Additionally, it is important to consider the disproportionate prison population of people of color. Providing more availability for education in prisons is a start at creating a more equitable opportunity upon release for people of color who might otherwise be at a disadvantage in the job market due to their status characteristics.

The Pell Grant expansion in the COVID-19 relief bill is a promising step toward achievable higher education in the prison system. However, it is just one part of a program that requires thoughtfulness, funding, and the cooperation of the Department of Corrections and higher education institutions.

How these programs are implemented is important to consider when creating and refining prison education programs. Are there enough available resources for incarcerated students to succeed in their classes? Is the environment created for these students, such as study rooms or quiet spaces, conducive to learning? Do incarcerated students have access or help or supplemental learning to be prepared for assessments? There are many factors that can make attaining a college degree difficult, so in their formation prison education programs should be built to eliminate as many of these difficulties as possible.

Effects of the Expansion of Prison Education

While there are many benefits to the expansion of the Pell Grant for incarcerated students, there are also consequences to the availability of higher education in the prison system. Even when relief is provided through a Pell Grant, there is often still a gap between the rising cost to attend class and the resources that may be available to incarcerated students.

Providing an expanded opportunity to enroll in a college or university program also encourages and normalizes taking out student loans while in prison. This can create an overwhelming financial obligation for incarcerated students upon graduation. Upon release, incarcerated students with tremendous student loans may have increased pressure to seek employment quickly or will not have the savings necessary to pay off student loans.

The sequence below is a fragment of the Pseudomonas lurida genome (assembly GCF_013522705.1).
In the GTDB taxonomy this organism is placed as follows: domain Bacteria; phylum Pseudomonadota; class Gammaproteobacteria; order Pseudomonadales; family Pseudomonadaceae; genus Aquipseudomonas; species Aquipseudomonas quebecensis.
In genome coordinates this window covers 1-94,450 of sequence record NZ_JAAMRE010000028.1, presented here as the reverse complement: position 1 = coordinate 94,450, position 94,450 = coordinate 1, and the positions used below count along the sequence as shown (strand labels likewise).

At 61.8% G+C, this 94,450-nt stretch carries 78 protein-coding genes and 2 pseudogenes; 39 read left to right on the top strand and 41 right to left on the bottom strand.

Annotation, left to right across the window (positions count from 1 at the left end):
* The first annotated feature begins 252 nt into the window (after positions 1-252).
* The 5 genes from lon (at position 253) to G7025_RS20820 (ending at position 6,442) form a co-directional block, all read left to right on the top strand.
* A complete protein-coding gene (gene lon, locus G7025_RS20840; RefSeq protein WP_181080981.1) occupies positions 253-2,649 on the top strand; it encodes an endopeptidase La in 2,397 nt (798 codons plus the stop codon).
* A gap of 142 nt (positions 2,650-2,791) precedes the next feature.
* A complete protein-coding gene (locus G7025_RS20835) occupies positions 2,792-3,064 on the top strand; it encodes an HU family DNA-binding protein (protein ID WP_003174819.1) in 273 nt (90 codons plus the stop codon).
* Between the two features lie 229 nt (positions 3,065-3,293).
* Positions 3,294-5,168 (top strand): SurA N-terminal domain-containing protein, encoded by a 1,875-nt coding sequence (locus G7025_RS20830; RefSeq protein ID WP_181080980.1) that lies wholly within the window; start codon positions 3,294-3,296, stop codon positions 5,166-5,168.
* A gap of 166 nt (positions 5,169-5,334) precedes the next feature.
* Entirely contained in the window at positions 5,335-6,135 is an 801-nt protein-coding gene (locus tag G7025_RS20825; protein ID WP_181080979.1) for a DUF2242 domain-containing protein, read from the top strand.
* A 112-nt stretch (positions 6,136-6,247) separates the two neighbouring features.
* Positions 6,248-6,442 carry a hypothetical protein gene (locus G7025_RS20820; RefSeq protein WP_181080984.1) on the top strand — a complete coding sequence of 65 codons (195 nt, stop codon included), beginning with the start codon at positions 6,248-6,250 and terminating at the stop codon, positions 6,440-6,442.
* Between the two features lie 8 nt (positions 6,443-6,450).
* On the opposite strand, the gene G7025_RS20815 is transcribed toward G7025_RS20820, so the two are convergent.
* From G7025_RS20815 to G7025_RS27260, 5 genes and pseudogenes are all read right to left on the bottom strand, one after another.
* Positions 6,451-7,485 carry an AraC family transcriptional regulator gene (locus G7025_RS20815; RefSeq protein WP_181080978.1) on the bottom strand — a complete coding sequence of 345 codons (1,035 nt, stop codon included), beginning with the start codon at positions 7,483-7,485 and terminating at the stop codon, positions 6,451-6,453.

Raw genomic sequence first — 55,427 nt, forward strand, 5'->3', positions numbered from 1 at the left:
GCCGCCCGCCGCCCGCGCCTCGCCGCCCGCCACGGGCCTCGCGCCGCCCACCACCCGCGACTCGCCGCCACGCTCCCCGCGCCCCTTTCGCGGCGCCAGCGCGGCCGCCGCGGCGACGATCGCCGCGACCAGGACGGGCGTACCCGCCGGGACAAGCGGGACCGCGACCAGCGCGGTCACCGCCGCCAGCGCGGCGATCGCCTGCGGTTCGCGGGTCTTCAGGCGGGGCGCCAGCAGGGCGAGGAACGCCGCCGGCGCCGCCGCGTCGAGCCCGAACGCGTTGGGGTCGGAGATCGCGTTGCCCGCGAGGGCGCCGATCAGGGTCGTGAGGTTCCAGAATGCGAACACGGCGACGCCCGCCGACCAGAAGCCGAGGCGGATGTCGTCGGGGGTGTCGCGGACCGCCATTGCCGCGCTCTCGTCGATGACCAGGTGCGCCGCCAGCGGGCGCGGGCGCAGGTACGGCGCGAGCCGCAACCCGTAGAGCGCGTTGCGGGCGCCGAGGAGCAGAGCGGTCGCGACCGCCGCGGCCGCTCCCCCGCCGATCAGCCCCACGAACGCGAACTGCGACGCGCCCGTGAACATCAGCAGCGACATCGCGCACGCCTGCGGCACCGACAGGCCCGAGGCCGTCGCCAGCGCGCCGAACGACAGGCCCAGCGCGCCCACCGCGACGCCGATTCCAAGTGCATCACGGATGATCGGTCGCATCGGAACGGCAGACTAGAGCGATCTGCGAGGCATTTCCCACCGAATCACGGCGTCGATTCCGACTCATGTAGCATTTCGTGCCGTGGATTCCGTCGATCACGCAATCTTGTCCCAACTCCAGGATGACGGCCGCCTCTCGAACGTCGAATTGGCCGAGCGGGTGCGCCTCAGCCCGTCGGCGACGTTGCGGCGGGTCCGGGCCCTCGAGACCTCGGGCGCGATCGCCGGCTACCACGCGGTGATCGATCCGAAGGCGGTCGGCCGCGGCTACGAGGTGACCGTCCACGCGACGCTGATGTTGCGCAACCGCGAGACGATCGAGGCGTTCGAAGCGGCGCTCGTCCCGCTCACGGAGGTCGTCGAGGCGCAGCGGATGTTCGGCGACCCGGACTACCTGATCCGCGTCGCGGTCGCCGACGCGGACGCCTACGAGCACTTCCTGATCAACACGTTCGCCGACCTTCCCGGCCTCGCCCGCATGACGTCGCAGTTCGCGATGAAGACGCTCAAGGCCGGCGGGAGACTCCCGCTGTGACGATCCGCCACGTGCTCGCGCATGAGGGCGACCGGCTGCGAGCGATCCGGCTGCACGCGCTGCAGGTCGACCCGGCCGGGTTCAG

As a result, many programs in place - whether remote online or in-person instruction - may lack the quality necessary to be a beneficial education for students. With the resource constraints that many underfunded prisons face, it is impossible to imagine that students receive the hands-on, challenging, and impactful education for which they are paying. New programs should consider how they can implement remote or in-person instruction at a reasonable volume that can ensure individualized attention and learning.

What is Next?

With the expansion of the Pell Grant Program to include incarcerated students, it is likely that both opportunities for education in the prison system and the number of Pell Grant applications will rise. While it is impossible to know the long-term effects of the Pell Grant implementation for incarcerated students, it is likely that this Grant may see additional restructuring in its funding if the demand for Pell Grant relief continues to increase.

The inclusion of incarcerated students in eligibility for the Pell Grant will draw more attention to the available college and university programs in the prison system. With added scrutiny on the success of these programs and their students, hopefully more funds will be allocated to the development of prison education programs and availability of resources to ensure success for students and graduates.